In order for collaboration to be effective, you need time to plan together. If you don't have the time to discuss plans, review upcoming tests, consider recommended modifications and implementation of I.E.P. goals, it will be difficult if not impossible to have a successful inclusive classroom.
Some teachers and school administrators believe that co-teaching should be voluntary. We have learned that, when a new co-teaching initiative begins in a district, it is best to start small and with teachers who are willing to experiment, if possible. By using this approach, a school can work out any major issues before implementing the co-teaching initiative school or district-wide.
Simple – the math teacher understood the math at a deeper level. In this case, she was able to present the math concept in ways that the special education teacher didn’t know because that was her area of expertise. She came up with four or five different approaches to teach the concept while the special educator was able to teach the larger group in the way that the teacher’s manual presented it. While that was fine for the main body of students who were at grade level, it didn’t work for the ones who were struggling.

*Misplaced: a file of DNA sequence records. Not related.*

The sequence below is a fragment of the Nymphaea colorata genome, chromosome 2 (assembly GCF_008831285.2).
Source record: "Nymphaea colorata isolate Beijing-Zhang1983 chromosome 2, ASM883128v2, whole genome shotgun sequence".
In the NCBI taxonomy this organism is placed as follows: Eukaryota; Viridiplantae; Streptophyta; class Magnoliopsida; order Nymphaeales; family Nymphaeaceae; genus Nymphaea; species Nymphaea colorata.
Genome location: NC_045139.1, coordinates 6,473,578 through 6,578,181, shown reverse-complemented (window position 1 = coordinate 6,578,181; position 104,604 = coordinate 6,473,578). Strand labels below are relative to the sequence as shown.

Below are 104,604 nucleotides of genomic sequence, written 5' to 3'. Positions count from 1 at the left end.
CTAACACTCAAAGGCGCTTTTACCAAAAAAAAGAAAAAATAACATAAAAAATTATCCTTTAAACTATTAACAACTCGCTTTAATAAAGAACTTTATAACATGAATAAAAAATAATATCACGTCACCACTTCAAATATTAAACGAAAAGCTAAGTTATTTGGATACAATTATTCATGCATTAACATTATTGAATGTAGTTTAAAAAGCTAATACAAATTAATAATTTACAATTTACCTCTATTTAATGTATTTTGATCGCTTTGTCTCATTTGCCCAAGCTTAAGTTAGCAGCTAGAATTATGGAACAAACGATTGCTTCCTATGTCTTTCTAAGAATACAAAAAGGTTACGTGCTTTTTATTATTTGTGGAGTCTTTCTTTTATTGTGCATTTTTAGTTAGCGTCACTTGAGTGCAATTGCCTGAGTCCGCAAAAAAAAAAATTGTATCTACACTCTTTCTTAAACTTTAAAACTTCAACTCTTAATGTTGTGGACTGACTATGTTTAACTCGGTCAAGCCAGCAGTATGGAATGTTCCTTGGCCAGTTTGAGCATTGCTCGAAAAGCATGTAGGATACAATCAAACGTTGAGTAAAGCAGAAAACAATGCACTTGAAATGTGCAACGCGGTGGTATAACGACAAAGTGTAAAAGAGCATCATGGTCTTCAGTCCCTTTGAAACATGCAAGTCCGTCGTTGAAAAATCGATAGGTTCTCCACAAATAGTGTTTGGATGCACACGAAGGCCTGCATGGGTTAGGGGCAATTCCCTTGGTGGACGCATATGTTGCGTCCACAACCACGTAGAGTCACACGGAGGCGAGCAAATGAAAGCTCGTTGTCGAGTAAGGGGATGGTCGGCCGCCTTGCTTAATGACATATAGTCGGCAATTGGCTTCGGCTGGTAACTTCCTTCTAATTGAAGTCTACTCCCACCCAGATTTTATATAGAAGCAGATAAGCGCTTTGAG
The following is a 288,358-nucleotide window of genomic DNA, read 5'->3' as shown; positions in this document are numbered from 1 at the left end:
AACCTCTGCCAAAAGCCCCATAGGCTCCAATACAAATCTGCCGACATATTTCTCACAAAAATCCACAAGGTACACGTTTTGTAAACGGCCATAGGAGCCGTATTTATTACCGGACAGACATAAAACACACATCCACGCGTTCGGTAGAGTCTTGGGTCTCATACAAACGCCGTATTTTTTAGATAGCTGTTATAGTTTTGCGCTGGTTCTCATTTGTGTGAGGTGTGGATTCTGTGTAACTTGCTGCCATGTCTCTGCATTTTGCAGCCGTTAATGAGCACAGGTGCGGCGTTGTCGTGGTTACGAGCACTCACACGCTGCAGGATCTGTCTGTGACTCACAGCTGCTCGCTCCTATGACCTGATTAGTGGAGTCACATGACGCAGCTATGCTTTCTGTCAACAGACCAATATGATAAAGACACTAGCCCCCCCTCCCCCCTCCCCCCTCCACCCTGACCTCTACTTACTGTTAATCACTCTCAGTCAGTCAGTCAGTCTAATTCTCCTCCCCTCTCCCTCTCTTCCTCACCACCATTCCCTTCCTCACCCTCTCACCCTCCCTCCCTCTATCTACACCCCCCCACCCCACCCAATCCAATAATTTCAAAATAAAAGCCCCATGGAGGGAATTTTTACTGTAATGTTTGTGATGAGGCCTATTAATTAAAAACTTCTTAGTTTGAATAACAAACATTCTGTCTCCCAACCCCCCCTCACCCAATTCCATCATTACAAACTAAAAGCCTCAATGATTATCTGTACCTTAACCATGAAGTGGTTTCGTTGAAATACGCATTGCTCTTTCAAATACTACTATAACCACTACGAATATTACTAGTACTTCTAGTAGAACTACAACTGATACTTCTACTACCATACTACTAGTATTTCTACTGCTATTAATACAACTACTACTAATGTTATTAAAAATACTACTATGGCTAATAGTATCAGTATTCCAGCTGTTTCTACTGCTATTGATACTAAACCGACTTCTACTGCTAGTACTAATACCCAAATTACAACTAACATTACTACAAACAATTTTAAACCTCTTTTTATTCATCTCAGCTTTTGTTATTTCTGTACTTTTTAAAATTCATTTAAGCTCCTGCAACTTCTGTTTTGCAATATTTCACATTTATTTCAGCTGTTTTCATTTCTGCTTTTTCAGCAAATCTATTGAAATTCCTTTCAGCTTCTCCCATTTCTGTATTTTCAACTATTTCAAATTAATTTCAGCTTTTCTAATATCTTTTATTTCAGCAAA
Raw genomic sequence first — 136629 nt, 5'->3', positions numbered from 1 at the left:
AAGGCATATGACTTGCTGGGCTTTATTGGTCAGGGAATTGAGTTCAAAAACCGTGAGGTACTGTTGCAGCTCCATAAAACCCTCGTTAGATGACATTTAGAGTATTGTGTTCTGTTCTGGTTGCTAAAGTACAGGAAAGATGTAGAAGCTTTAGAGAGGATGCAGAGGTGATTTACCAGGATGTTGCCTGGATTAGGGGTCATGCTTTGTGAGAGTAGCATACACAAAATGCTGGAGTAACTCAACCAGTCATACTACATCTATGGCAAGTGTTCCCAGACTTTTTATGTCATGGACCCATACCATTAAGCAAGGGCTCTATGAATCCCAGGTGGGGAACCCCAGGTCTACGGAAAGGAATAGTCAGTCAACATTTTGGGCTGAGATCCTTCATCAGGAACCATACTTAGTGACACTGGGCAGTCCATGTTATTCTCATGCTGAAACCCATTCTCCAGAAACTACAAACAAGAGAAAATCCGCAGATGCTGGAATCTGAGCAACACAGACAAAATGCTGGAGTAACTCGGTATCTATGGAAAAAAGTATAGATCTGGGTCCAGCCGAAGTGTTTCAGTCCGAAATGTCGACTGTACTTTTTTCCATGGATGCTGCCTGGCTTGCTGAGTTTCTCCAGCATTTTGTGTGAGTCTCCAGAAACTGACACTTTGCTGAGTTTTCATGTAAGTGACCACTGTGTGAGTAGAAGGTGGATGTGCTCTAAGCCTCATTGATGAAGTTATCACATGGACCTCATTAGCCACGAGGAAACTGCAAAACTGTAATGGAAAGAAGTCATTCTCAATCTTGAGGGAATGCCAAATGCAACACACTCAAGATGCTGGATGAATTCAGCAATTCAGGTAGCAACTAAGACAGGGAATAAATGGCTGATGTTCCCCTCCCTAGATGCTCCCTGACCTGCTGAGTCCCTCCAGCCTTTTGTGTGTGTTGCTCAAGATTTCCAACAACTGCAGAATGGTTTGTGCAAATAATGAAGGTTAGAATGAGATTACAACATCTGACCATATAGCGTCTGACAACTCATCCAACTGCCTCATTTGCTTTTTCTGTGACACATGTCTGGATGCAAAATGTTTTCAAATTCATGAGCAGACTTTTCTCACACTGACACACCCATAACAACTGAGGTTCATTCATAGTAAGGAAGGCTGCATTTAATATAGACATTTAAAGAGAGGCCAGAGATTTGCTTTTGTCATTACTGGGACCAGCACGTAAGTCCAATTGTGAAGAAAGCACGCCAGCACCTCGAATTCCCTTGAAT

I'm often asked how it is possible for two teachers to co-teach in the same room at the same time without distracting students. In all honesty, in all my years of coaching co-teachers, I've never seen students get distracted by parallel teaching. Rather, it's the teachers who get distracted. This is especially true if one of the co-teachers is a control freak who is too concerned about what the other teacher is saying to focus on her half of the class. I make that statement with compassion and understanding. It's so difficult to let go, especially, when you care about your students and their success.
There are many different approaches to co-teaching and it is important to choose the one that will work best for both you and your students. First, it's important to know your options.